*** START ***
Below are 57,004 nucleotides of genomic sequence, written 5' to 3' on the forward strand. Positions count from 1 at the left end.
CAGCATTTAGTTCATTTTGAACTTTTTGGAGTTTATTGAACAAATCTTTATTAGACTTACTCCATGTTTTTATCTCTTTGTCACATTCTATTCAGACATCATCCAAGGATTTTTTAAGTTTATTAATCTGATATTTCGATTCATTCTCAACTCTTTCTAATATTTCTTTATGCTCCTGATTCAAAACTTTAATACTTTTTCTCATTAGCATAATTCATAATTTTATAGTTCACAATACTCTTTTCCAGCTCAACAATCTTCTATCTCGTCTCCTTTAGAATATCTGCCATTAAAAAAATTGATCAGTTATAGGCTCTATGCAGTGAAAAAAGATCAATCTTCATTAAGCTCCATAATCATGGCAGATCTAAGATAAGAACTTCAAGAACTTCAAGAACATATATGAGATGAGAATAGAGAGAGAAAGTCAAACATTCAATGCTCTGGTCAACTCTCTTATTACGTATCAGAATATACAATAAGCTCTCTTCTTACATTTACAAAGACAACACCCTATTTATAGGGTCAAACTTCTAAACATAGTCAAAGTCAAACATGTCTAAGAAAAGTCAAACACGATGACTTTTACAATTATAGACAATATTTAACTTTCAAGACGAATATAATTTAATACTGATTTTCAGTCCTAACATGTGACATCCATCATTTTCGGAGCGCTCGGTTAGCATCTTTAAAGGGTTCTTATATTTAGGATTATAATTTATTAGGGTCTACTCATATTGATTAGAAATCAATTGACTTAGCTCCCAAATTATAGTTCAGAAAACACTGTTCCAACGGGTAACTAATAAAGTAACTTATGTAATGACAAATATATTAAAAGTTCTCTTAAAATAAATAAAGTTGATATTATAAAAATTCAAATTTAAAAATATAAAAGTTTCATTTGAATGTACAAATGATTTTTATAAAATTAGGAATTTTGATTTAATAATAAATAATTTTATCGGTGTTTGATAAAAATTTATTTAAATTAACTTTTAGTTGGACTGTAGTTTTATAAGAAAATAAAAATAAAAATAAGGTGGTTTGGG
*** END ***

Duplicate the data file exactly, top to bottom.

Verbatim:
Below are 57,004 nucleotides of genomic sequence, written 5' to 3' on the forward strand. Positions count from 1 at the left end.
CAGCATTTAGTTCATTTTGAACTTTTTGGAGTTTATTGAACAAATCTTTATTAGACTTACTCCATGTTTTTATCTCTTTGTCACATTCTATTCAGACATCATCCAAGGATTTTTTAAGTTTATTAATCTGATATTTCGATTCATTCTCAACTCTTTCTAATATTTCTTTATGCTCCTGATTCAAAACTTTAATACTTTTTCTCATTAGCATAATTCATAATTTTATAGTTCACAATACTCTTTTCCAGCTCAACAATCTTCTATCTCGTCTCCTTTAGAATATCTGCCATTAAAAAAATTGATCAGTTATAGGCTCTATGCAGTGAAAAAAGATCAATCTTCATTAAGCTCCATAATCATGGCAGATCTAAGATAAGAACTTCAAGAACTTCAAGAACATATATGAGATGAGAATAGAGAGAGAAAGTCAAACATTCAATGCTCTGGTCAACTCTCTTATTACGTATCAGAATATACAATAAGCTCTCTTCTTACATTTACAAAGACAACACCCTATTTATAGGGTCAAACTTCTAAACATAGTCAAAGTCAAACATGTCTAAGAAAAGTCAAACACGATGACTTTTACAATTATAGACAATATTTAACTTTCAAGACGAATATAATTTAATACTGATTTTCAGTCCTAACATGTGACATCCATCATTTTCGGAGCGCTCGGTTAGCATCTTTAAAGGGTTCTTATATTTAGGATTATAATTTATTAGGGTCTACTCATATTGATTAGAAATCAATTGACTTAGCTCCCAAATTATAGTTCAGAAAACACTGTTCCAACGGGTAACTAATAAAGTAACTTATGTAATGACAAATATATTAAAAGTTCTCTTAAAATAAATAAAGTTGATATTATAAAAATTCAAATTTAAAAATATAAAAGTTTCATTTGAATGTACAAATGATTTTTATAAAATTAGGAATTTTGATTTAATAATAAATAATTTTATCGGTGTTTGATAAAAATTTATTTAAATTAACTTTTAGTTGGACTGTAGTTTTATAAGAAAATAAAAATAAAAATAAGGTGGTTTGGG